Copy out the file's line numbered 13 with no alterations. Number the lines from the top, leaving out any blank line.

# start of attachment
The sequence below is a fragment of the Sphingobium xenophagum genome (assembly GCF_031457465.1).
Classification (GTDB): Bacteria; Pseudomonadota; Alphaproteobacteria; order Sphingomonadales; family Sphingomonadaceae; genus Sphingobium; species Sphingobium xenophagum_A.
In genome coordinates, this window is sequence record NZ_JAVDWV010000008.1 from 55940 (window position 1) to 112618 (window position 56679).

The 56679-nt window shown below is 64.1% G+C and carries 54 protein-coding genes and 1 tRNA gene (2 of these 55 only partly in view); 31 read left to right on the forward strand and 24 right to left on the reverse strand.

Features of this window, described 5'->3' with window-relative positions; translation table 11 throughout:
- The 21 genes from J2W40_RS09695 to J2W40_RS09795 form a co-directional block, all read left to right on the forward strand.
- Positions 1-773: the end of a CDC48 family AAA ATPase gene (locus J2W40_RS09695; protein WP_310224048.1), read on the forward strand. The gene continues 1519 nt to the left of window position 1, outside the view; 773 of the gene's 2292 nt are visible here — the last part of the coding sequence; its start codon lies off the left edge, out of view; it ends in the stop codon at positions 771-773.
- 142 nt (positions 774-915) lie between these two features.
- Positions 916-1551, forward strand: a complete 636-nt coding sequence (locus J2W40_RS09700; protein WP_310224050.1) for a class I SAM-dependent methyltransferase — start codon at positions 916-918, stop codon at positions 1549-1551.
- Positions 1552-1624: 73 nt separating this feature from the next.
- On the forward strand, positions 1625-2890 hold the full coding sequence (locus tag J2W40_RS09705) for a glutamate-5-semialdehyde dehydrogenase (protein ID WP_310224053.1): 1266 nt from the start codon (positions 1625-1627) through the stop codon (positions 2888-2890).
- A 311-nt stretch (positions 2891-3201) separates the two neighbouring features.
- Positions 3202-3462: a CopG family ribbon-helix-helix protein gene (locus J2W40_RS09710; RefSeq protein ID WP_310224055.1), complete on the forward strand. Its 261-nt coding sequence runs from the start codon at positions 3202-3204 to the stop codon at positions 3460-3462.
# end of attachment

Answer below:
- Positions 3202-3462: a CopG family ribbon-helix-helix protein gene (locus J2W40_RS09710; RefSeq protein ID WP_310224055.1), complete on the forward strand. Its 261-nt coding sequence runs from the start codon at positions 3202-3204 to the stop codon at positions 3460-3462.